The new job involved driving loads of high value cargo across state lines. He could enjoy overtime pay on long hauls. Despite more nights away from home and his family, he always bid those trips to maximize his income. His boss was thrilled, since Dave was reliable and his trips solved a staffing headache for her. She did whatever she could to keep Dave happy.
“We’re almost done, Dave,” Stan said. “Another twenty minutes and you’ll be on the road.”
“Yeah. I should be in Maryland before dark. I love it when I can get past New York before rush hour, Stan. I get an hour, maybe more, to myself before dinner and the evening Zoom meeting that way.”
“Yeah? What do you like to do with that block of time when you get it?”
“Well, sometimes I just prepare more for the call. I like to be prepared so I can be precise and brief when it’s my turn to report. Other times, I read up on the next day’s appointments. But most of all? I like to chill, haha” Dave beamed with a smile.
“Yeah, me too,” Stan said, picking up another case and placing it on the dolly . “You know, watch a little news on TV, or better yet take a nap.”
“Hah. No news shows for me, Stanley. Think about it; they call their programs ‘shows.’ A collection twenty-second soundbites and four-minute commercials. Both just frustrate my already tired mind. I get the news other ways, usually reading some of the higher quality circulars on weekends. When I chill, I do nothing – not even think. I let every thought that crashes into my quiet time come-and-go right through me so I can maximize my precious quiet. Sometimes I get totally quiet for a full 20 minutes or more. When I do, my energy comes back and for some reason, things the next day seems to go better. When I don’t, my neck and shoulders feel the stress, I feel guilty about the wasted time and I have trouble keeping my good old, lovable personality intact,” Dave said with a wink.
“Hmmm, interesting. You remember that gal, Lydia, who was part of our book group last year? She told me she does the same thing, almost exactly the same way you just described it. Did you guys go to the same shrink or something?”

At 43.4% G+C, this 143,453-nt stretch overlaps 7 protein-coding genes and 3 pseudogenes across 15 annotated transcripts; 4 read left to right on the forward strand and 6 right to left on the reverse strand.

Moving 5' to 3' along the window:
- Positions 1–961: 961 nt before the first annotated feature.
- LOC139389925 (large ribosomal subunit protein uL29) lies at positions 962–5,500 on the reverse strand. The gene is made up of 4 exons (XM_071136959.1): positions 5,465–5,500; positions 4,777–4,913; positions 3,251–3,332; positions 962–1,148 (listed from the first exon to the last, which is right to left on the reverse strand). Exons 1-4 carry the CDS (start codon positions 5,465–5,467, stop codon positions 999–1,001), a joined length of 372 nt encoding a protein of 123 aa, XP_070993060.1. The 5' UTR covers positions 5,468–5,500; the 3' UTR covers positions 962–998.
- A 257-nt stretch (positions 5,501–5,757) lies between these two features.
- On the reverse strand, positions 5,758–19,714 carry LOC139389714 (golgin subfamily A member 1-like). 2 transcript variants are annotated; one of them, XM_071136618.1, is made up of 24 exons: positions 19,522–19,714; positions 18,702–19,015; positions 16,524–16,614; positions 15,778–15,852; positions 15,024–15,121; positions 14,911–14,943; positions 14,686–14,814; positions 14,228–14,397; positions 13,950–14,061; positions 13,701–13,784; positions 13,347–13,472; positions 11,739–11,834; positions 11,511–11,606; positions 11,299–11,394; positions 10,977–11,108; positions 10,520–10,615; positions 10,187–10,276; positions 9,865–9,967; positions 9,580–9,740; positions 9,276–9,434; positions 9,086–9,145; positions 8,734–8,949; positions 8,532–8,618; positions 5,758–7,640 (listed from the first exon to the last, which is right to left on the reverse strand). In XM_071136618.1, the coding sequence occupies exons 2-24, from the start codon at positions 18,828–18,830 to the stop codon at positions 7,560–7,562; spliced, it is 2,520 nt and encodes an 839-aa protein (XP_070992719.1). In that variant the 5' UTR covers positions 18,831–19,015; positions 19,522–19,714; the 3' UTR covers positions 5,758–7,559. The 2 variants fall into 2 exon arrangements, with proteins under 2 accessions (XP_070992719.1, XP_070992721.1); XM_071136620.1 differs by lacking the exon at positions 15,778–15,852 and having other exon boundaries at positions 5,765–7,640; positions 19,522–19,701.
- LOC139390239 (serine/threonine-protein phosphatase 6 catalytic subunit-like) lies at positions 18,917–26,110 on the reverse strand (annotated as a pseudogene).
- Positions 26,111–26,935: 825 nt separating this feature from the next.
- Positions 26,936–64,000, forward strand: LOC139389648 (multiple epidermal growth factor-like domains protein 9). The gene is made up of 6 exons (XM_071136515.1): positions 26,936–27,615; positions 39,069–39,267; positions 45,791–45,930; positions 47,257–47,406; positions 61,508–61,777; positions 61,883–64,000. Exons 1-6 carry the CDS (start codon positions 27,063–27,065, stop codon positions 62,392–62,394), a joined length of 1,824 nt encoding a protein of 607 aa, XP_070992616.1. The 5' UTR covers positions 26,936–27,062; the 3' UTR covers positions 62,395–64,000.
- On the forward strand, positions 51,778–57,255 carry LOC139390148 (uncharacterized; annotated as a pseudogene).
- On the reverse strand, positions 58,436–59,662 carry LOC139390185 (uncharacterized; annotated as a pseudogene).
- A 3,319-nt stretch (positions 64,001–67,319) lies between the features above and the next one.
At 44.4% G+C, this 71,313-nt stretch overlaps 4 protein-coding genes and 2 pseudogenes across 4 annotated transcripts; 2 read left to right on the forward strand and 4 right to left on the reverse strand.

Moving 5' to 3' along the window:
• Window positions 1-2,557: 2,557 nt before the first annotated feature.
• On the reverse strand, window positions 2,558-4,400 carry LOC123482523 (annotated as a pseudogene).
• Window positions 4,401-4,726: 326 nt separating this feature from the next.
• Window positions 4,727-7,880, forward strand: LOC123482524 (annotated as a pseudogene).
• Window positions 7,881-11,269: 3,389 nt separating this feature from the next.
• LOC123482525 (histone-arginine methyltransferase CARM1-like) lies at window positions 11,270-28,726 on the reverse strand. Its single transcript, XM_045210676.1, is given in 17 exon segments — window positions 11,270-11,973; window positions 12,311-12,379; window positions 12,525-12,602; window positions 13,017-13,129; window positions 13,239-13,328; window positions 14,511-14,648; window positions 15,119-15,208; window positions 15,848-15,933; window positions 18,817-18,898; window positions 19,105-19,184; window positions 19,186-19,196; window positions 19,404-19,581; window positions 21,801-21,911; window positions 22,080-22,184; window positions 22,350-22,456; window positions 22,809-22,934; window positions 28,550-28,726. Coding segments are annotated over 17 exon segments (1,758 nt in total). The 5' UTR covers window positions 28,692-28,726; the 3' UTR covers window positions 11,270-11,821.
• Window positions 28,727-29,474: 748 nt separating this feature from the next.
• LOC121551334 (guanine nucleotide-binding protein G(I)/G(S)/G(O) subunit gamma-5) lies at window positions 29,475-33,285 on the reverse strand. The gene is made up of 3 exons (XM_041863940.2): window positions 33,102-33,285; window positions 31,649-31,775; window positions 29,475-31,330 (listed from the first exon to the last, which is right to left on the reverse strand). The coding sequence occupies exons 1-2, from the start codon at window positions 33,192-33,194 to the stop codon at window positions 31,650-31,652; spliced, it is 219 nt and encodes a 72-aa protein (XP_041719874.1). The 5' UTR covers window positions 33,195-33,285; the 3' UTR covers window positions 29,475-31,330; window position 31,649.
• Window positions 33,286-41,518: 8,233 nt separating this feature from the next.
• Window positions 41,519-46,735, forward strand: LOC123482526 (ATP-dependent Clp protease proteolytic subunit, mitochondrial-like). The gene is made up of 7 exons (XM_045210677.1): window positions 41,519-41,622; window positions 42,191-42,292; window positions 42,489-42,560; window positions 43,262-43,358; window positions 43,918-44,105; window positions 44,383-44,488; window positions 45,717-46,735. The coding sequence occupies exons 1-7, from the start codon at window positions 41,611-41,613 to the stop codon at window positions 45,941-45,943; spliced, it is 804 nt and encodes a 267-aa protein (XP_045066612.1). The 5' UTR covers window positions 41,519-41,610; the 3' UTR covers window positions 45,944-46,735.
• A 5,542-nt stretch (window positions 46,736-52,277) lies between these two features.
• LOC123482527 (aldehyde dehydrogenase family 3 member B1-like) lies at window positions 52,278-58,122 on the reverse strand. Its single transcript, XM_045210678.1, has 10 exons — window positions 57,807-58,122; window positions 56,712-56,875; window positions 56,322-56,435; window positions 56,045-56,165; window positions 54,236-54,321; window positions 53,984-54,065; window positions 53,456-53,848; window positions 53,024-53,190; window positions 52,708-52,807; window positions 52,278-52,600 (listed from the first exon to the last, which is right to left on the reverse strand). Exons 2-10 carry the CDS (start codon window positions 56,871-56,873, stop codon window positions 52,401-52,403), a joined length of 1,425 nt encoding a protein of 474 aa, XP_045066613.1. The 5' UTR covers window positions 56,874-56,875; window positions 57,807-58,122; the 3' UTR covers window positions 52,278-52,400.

“I haven’t been to a shrink in decades, and that was in a city far from here! I doubt if Lydia would’ve crossed paths with him. But I’m not surprised to hear she chooses to meditate in quiet that way. She always impressed me as being very mature for her age. I figured she probably hit a few bumps in the road; a little suffering usually burns off any personality shallowness in people; that’s when they start looking for something deeper to replace it. No, I learned to meditate long ago, after a few bumps of my own.”
“You’re using the word meditate. Doesn’t that mean, like, intense prayer or something?”
“Well, it could mean that, Stan. The word certainly carries a lot of different connotations. You know, it means different things to different people. For me it’s not really religious. I don’t use tones, or a mantra like some Eastern traditions do. Nor is meditation fervent or so called ‘hard prayer’ like many of my Christian friends would say. No, for me it’s just a reliable trusting that my soul is my core, my center, and it too often gets pushed down beneath all the busyness and noise around us every day.
– – – – – – – – – – – – – – – – – – –
Lydia was feeling the fullness of a day in the sun. It had been a truly wonderful day, every bit as enjoyable as she had expected. When she arrived at the shore after the 30 minute hike, the kayak, paddle, and items of safety gear were right where she had been told to find them. Just minutes later she was navigating through a string of gorgeous, uninhabited islands, greeting young harbor seals, and inhaling the exhilarating air so unique to the rockbound coast of Maine. The surrounding nature, so cannot-ignore-it real with moving tides, wildlife, clear sky and fresh air aromas brought her soul to center stage. She loved the sensation of being fully alive, and the ocean had a way of bringing that awareness as much as, and perhaps more than deserts, mountains, gardens and so many other sacred spaces. Lydia needed times alone like this. She felt the humility of being so small and dependent on the Creator of all that her eyes could take in. Several times, she just put her paddle down and allowed the scene to engulf her senses and more. She could feel tears well up, but wanted to laugh out loud and applaud at the same time. Most of all, she sat still in the kayak seat, with eyes open feeling both humble and fearless, with a genuine presence, a confidence, reawakened yet again from somewhere deep within.